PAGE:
The Treaty of Waitangi
and the issues surrounding it
The Treaty of Waitangi was signed on the 6th of February, 1840. The purpose of the treaty was to settle the constant disagreement of the way New Zealand should be run. Each race believed that, if their ideals are followed fully, they would lead the country to greatness. This was between the native Maori people and the European settlers. In the end, poor translation & miscommunication led to many more problems than initially anticipated.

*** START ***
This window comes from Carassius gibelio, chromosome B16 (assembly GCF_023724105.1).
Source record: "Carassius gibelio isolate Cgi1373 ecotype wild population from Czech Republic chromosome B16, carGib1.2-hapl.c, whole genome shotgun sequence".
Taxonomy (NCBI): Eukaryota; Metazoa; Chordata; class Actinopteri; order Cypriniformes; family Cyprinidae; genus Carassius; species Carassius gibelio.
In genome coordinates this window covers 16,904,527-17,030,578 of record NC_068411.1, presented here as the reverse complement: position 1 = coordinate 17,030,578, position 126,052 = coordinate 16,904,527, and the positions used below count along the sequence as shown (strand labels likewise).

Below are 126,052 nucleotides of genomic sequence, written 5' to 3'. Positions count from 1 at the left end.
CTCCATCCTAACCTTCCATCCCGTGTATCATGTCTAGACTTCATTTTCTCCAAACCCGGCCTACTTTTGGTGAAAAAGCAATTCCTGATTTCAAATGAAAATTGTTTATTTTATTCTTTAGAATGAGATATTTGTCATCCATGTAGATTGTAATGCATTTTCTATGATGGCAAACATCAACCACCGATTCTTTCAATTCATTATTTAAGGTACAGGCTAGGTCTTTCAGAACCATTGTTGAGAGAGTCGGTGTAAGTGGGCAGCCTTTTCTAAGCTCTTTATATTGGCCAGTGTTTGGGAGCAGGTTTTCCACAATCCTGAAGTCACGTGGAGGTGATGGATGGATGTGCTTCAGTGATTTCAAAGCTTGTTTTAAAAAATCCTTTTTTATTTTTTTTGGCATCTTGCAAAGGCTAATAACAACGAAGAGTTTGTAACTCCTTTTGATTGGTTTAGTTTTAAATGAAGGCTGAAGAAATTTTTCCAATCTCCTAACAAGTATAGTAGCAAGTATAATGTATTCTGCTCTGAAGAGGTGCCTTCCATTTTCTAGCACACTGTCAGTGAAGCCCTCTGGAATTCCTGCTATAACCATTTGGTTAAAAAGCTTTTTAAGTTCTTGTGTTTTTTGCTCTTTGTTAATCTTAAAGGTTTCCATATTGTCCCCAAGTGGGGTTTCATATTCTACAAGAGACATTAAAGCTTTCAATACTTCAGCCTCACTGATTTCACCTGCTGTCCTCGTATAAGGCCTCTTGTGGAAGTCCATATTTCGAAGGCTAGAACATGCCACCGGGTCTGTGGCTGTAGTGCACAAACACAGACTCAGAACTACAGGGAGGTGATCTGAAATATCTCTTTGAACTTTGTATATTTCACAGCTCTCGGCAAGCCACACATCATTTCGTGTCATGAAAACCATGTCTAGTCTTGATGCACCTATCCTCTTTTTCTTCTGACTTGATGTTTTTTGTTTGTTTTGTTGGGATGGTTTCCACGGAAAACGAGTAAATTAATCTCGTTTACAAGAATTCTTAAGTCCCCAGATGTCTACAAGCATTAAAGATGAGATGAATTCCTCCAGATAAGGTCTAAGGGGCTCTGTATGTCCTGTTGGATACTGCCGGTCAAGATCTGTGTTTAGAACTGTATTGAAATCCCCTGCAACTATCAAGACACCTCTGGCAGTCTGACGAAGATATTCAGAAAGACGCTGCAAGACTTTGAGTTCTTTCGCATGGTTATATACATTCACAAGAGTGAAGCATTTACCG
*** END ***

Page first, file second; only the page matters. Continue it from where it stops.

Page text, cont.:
- It uses the word sovereignty which means main authority is now with the British not the chiefs
- English just thought Taonga meant property and possessions. English thought the crown had the sole right to buy land (and they could set the price)
- They thought they would now bring all their social systems like law from England, as this is now a British country.
- Uses the word kawanatanga which is a made up word by the missionaries and means governorship. It means the chiefs kept control
- They thought they would keep the right to rule and make decisions about their own tribal land and all things that are precious (tanga) to them such as forests and food
- Thought the British would just settle conflicts and sort the behavior of the bristish settlers out.